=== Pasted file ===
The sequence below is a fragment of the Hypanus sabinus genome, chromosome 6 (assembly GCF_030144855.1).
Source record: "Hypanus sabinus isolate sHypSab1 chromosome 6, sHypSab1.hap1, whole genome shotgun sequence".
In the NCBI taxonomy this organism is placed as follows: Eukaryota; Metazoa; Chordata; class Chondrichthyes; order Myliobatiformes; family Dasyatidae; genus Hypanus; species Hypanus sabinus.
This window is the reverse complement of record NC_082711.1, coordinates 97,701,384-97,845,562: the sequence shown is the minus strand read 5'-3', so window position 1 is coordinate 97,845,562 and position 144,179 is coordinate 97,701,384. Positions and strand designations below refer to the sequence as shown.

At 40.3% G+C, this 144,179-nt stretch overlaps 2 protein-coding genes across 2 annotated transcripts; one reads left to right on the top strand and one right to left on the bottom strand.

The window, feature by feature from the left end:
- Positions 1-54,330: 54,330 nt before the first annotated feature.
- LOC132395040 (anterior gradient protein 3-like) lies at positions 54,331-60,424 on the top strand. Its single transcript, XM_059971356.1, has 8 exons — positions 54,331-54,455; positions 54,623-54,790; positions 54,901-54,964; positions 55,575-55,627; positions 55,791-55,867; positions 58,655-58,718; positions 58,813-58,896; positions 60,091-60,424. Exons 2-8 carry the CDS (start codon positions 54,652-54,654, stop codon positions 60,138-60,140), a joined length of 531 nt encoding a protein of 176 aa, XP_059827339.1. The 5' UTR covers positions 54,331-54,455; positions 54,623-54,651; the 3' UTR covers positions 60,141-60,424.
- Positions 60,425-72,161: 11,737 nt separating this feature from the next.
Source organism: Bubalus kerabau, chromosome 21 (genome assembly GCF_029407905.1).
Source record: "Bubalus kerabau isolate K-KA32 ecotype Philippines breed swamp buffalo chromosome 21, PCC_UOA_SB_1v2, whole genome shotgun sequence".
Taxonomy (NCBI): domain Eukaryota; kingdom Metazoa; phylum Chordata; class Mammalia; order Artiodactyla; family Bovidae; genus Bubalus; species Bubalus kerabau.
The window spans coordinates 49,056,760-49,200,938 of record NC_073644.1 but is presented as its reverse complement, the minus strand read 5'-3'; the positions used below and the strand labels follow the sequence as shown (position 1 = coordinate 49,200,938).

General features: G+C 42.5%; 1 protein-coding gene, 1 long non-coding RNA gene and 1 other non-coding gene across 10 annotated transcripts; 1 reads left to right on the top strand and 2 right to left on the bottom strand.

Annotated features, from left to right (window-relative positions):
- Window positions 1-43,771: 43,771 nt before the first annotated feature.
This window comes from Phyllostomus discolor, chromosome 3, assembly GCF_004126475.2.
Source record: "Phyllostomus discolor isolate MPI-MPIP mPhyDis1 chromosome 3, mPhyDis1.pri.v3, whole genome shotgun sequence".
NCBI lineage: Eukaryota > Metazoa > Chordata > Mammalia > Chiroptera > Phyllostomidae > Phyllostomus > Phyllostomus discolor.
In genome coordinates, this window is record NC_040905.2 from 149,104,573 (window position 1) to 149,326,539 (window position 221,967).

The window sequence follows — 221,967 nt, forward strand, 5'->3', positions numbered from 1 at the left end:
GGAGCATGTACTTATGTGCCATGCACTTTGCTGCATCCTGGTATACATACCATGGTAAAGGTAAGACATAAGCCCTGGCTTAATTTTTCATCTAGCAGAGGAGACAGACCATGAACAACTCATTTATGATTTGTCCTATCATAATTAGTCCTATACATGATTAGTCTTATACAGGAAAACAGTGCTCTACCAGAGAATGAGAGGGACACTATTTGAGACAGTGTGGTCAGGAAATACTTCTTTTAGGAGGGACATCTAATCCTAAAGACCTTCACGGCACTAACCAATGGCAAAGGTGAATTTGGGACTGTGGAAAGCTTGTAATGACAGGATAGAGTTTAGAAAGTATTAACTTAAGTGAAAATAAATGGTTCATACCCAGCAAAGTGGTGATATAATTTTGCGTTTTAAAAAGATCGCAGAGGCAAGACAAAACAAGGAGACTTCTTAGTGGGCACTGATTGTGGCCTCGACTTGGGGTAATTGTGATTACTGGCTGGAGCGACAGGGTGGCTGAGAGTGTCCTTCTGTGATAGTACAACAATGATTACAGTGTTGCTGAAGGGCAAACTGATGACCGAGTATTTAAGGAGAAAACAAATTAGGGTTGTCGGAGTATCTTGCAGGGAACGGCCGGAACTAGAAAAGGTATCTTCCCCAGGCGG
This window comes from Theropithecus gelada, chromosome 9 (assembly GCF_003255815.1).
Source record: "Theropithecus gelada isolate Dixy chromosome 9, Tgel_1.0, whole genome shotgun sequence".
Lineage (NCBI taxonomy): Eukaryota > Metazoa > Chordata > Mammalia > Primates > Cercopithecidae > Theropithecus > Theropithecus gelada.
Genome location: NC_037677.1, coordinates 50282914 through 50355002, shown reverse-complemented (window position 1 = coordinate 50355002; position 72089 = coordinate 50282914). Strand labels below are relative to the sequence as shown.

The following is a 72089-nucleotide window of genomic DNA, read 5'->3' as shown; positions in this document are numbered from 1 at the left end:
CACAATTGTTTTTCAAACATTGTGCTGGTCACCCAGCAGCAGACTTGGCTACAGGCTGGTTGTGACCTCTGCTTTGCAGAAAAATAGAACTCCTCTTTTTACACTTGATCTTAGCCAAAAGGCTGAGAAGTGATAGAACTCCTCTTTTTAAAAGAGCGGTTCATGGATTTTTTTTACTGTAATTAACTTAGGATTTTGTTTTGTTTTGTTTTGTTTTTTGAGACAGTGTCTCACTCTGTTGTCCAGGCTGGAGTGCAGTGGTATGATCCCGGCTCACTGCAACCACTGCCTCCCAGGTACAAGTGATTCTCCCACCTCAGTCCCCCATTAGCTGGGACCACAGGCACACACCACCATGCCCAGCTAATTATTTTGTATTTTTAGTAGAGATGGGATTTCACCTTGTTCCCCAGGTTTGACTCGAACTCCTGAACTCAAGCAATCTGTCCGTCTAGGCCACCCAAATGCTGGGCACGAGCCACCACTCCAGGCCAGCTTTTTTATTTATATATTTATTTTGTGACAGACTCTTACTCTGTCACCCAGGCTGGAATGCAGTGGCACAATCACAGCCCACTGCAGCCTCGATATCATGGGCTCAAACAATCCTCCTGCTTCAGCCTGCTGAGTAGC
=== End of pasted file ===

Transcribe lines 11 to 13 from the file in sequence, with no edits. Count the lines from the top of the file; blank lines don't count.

Source record: "Bubalus kerabau isolate K-KA32 ecotype Philippines breed swamp buffalo chromosome 21, PCC_UOA_SB_1v2, whole genome shotgun sequence".
Taxonomy (NCBI): domain Eukaryota; kingdom Metazoa; phylum Chordata; class Mammalia; order Artiodactyla; family Bovidae; genus Bubalus; species Bubalus kerabau.
The window spans coordinates 49,056,760-49,200,938 of record NC_073644.1 but is presented as its reverse complement, the minus strand read 5'-3'; the positions used below and the strand labels follow the sequence as shown (position 1 = coordinate 49,200,938).